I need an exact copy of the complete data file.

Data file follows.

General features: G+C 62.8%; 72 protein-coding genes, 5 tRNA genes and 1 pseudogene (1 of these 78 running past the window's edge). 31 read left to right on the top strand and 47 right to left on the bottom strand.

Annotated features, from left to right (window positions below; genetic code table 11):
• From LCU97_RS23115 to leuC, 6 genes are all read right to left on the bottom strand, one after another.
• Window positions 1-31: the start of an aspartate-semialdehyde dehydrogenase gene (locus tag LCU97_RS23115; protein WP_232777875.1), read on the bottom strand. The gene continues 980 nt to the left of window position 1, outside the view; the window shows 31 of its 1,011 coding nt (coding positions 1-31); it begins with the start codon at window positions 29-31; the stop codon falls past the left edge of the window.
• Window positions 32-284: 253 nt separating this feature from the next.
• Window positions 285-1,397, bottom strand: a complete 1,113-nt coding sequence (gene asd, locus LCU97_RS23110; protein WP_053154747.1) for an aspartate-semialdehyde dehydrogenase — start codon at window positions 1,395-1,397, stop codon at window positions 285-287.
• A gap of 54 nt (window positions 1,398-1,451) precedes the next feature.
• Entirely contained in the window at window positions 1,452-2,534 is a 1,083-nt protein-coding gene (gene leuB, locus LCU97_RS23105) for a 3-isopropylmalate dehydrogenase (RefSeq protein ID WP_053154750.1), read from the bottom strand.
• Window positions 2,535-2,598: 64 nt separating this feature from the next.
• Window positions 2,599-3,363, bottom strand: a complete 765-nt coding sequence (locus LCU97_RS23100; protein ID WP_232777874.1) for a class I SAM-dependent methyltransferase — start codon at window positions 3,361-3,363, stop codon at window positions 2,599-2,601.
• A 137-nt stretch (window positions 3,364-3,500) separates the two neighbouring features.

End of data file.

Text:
General features: G+C 62.8%; 72 protein-coding genes, 5 tRNA genes and 1 pseudogene (1 of these 78 running past the window's edge). 31 read left to right on the top strand and 47 right to left on the bottom strand.

Annotated features, from left to right (window positions below; genetic code table 11):
• From LCU97_RS23115 to leuC, 6 genes are all read right to left on the bottom strand, one after another.
• Window positions 1-31: the start of an aspartate-semialdehyde dehydrogenase gene (locus tag LCU97_RS23115; protein WP_232777875.1), read on the bottom strand. The gene continues 980 nt to the left of window position 1, outside the view; the window shows 31 of its 1,011 coding nt (coding positions 1-31); it begins with the start codon at window positions 29-31; the stop codon falls past the left edge of the window.
• Window positions 32-284: 253 nt separating this feature from the next.
• Window positions 285-1,397, bottom strand: a complete 1,113-nt coding sequence (gene asd, locus LCU97_RS23110; protein WP_053154747.1) for an aspartate-semialdehyde dehydrogenase — start codon at window positions 1,395-1,397, stop codon at window positions 285-287.
• A gap of 54 nt (window positions 1,398-1,451) precedes the next feature.
• Entirely contained in the window at window positions 1,452-2,534 is a 1,083-nt protein-coding gene (gene leuB, locus LCU97_RS23105) for a 3-isopropylmalate dehydrogenase (RefSeq protein ID WP_053154750.1), read from the bottom strand.
• Window positions 2,535-2,598: 64 nt separating this feature from the next.
• Window positions 2,599-3,363, bottom strand: a complete 765-nt coding sequence (locus LCU97_RS23100; protein ID WP_232777874.1) for a class I SAM-dependent methyltransferase — start codon at window positions 3,361-3,363, stop codon at window positions 2,599-2,601.
• A 137-nt stretch (window positions 3,364-3,500) separates the two neighbouring features.